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Six Second Screenwriting Advice and Why All Screenwriting Books are a Con

Six Second Screenwriting Advice and Why All Screenwriting Books are a Con

Back in September, we wrote about writer, director and producer Brian Koppelman’s six second screenwriting tips on Vine (he just posted tip #122). His #1 tip was “All screenwriting books are bullshit, all. Watch movies, read screenplays. Let them be your guide.” The statement created a bit of an outcry — especially from authors of screenwriting books and their devotees. Koppelman recently posted an extended response to the critics on his blog and has given Indiewire permission to republish it below:

A few months back, I started making Vines. I called them Six Second Screenwriting Lessons. The name meant to be ironic, of course, a statement on the absurdity of anyone teaching anyone else to write a screenplay, a way of calling out the screenwriting gurus who make money
by sharing the ‘secrets’ of the trade with anyone willing to pony up a
few (or a ton) of bucks. The way I felt then is the way I feel now: all
anyone in a creative field can do for anyone else is to be an example,
to encourage, to be honest about the challenges and rewards of
attempting the same path.

I’m glad that some of you have gotten something of value out of these
messages. To those who have gotten in touch with me to say that they
are writing again after a long hiatus or finally finishing that
screenplay, I want you to know that I’m thrilled for you. And I hope
2014 brings you even more accomplishment…

Now that 2013 has come to a a close, I want to revisit two of the most controversial Vines.  

On the first Six Second Screenwriting Lesson, I said, “All screenwriting books are bullshit.
All. Watch movies. Read screenplays. Let them be your guide. And then
on the fourth one, I said, “The so-called screenwriting guru is really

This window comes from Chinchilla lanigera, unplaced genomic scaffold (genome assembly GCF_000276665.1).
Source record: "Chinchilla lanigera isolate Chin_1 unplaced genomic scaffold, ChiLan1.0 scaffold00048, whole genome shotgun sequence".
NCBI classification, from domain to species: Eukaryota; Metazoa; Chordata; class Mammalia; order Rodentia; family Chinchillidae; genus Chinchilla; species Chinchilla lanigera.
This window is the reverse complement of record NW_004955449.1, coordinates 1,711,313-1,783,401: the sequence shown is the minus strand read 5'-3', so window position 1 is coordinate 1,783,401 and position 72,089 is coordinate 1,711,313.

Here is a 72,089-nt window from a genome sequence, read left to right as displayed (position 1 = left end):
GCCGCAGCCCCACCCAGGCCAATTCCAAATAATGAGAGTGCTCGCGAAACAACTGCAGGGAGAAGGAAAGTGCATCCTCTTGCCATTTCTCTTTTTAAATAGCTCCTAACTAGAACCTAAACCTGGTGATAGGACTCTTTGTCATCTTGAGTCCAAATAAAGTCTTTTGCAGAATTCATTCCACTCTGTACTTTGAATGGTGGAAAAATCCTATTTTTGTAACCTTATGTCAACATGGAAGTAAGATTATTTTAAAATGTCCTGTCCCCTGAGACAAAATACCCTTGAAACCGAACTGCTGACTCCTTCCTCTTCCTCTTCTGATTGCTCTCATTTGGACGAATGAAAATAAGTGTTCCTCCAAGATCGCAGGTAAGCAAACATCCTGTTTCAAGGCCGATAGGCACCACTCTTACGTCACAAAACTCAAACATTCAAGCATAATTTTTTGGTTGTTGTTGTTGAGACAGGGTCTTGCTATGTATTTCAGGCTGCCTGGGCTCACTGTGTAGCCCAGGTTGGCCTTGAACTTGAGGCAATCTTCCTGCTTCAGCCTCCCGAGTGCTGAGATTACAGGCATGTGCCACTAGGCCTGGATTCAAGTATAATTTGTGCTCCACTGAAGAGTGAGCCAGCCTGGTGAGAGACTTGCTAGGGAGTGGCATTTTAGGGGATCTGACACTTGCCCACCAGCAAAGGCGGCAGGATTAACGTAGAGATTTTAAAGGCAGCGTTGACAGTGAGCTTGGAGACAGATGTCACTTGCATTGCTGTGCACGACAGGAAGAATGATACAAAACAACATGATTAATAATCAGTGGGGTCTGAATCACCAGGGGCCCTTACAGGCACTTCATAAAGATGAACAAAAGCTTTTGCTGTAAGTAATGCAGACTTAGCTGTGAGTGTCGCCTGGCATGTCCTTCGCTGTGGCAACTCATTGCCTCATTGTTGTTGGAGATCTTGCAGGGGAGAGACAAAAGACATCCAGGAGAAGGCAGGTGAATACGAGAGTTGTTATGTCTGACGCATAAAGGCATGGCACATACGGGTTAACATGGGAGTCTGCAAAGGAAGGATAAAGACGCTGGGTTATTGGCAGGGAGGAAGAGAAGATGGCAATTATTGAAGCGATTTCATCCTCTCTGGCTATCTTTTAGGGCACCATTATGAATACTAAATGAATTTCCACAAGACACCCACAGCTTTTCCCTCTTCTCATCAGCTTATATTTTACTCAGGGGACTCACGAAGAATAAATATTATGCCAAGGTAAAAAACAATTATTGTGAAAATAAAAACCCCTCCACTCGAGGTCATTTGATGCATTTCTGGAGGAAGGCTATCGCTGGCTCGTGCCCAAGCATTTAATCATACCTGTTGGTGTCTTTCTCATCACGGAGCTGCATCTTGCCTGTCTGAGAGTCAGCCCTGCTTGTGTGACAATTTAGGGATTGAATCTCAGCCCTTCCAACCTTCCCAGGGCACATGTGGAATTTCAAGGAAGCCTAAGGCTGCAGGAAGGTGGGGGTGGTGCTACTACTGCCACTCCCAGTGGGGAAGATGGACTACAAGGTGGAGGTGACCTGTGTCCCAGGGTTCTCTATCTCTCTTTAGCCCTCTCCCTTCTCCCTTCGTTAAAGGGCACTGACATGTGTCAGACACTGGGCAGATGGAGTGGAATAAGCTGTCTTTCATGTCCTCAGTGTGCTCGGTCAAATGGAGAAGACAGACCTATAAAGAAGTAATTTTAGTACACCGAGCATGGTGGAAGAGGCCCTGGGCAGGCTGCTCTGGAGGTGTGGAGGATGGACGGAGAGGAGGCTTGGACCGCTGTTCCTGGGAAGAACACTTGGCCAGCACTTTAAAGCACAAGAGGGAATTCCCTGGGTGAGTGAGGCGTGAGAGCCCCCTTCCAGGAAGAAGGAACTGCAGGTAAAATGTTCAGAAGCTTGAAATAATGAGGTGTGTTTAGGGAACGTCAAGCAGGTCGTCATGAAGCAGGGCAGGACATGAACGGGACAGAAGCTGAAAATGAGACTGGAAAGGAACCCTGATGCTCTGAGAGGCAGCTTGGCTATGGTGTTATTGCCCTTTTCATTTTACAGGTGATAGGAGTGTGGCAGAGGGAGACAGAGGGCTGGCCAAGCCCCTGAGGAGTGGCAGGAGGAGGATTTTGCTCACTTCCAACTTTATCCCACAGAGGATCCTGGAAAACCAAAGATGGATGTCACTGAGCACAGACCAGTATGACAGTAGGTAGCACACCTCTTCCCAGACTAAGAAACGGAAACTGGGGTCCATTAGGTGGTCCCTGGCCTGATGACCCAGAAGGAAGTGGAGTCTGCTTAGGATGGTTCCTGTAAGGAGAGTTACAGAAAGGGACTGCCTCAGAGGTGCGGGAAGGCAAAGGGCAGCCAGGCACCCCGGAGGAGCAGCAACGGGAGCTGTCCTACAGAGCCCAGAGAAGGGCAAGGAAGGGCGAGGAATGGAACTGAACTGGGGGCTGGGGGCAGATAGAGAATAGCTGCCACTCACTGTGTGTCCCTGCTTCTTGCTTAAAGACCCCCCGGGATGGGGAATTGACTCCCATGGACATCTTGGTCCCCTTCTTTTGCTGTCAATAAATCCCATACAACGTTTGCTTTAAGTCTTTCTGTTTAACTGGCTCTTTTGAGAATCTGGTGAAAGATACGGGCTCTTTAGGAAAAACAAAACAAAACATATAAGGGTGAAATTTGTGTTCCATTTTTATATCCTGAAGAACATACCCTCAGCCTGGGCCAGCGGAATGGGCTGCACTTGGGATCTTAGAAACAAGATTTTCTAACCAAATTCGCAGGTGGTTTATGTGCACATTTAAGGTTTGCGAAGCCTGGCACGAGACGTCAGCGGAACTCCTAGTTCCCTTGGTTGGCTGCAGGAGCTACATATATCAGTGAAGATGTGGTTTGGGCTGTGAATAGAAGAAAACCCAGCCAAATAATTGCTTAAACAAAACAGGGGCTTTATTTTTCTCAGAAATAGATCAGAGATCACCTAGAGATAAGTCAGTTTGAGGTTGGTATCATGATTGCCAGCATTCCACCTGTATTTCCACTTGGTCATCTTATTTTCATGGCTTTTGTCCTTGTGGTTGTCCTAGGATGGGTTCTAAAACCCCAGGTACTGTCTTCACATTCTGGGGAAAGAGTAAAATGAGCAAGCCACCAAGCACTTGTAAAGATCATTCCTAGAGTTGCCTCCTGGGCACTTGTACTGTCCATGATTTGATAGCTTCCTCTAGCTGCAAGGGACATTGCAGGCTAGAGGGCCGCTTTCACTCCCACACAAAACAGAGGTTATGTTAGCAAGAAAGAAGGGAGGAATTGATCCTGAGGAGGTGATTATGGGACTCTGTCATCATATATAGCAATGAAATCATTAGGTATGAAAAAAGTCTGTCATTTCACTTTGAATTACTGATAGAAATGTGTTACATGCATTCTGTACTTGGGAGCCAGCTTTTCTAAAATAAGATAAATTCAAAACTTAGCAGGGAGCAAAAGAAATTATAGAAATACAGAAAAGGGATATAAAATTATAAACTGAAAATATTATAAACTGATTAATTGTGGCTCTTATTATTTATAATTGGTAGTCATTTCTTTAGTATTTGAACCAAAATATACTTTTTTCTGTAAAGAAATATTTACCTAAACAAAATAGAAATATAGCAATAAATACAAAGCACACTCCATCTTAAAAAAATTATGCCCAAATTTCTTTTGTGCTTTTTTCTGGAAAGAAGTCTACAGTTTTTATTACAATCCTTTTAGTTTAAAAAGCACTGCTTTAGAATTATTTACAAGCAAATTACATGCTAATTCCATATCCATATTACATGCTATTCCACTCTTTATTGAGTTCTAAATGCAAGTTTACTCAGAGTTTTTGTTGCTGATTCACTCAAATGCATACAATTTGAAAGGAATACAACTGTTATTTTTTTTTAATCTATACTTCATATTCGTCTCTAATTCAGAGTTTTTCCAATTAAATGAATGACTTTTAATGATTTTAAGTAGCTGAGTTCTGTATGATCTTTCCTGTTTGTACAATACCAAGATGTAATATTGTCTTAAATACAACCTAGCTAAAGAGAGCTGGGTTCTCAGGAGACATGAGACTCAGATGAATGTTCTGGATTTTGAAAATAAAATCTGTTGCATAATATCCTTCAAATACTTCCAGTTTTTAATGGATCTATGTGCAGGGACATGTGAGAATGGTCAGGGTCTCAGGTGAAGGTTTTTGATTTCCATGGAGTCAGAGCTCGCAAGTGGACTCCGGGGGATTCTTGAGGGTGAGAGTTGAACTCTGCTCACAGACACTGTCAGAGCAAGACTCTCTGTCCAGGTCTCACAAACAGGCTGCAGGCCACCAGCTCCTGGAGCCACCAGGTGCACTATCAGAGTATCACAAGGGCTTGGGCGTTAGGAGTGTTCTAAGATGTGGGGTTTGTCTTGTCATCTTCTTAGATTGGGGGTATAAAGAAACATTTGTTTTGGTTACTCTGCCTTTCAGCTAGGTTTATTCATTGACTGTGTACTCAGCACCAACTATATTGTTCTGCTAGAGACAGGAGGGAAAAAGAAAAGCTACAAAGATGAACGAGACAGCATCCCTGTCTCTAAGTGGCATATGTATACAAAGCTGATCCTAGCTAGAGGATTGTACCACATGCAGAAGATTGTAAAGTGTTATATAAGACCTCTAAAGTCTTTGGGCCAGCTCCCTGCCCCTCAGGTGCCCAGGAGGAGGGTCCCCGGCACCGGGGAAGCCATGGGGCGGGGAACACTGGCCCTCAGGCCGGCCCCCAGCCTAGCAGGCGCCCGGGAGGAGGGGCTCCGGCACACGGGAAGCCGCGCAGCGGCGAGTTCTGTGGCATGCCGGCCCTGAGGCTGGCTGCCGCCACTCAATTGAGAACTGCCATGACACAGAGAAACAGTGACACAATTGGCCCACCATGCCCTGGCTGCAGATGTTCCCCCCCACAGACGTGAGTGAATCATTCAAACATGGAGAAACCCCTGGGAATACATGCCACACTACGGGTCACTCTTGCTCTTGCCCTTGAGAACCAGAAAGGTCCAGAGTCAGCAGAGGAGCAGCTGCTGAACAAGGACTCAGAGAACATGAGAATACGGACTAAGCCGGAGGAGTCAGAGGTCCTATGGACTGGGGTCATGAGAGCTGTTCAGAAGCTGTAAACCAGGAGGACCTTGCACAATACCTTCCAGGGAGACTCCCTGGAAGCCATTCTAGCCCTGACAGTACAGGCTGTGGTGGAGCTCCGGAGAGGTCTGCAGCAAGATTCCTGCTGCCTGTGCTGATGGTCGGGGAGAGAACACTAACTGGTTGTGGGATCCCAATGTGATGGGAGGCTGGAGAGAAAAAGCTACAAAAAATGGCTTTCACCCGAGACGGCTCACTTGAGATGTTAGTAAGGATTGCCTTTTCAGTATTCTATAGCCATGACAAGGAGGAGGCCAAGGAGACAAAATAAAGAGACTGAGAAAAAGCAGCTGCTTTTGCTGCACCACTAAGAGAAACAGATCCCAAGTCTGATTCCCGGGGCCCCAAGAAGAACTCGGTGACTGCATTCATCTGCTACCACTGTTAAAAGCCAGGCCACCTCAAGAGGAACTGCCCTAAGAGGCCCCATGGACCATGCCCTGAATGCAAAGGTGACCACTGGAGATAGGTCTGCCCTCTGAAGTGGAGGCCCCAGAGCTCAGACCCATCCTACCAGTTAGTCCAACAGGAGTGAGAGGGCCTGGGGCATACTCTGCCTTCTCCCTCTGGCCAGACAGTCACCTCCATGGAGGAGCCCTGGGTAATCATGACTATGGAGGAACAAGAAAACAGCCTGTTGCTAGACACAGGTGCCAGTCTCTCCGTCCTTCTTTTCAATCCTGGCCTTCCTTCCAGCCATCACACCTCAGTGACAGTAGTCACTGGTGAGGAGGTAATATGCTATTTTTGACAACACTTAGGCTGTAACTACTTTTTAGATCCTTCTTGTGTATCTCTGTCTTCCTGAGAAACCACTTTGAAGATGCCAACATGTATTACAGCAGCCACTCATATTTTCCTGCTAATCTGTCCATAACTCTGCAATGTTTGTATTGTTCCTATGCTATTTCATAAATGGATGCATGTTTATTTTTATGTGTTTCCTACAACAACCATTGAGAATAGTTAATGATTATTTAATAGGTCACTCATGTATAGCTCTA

the so-called screenwriting con man. Don’t listen to them, if you don’t
know their movies.”

Since then, I have been asked many times, “Do you really mean all
screenwriting books? Aren’t there any of any value?” And, “Are you
including Robert McKee in those statements?”

There’s a safe way to answer those questions, and it’s an answer
I’ve given, “I haven’t read every book. There are parts of McKee’s book
that are interesting. Some screenwriters I respect, including Billy Ray
and Akiva Goldsman have told me that they’ve gotten a lot out of McKee’s
course…”

But if I am being honest, my real answer is that I fully believe what I said in the Vines. 

Yes, McKee has been able to break down how the popular screenplay
has worked. He has identified key qualities that many commercially
successful screenplays share, he has codified a language that has been
adopted by creative executives in both film and television. So there
might be something of tangible value to be gained by interacting with
his material, either in book form or at one of the seminars.

But for someone who wants to be an artist, a creator, an architect of
an original vision, the best book to read on screenwriting is no book
on screenwriting. The best seminar is no seminar at all.

To me, the writer wants to get as many outside voices OUT of his/her
head as possible. Experts win by getting us to be dependent on their
view of the world. They win when they get to frame the discussion, when
they get to tell you there’s a right way and a wrong way to think about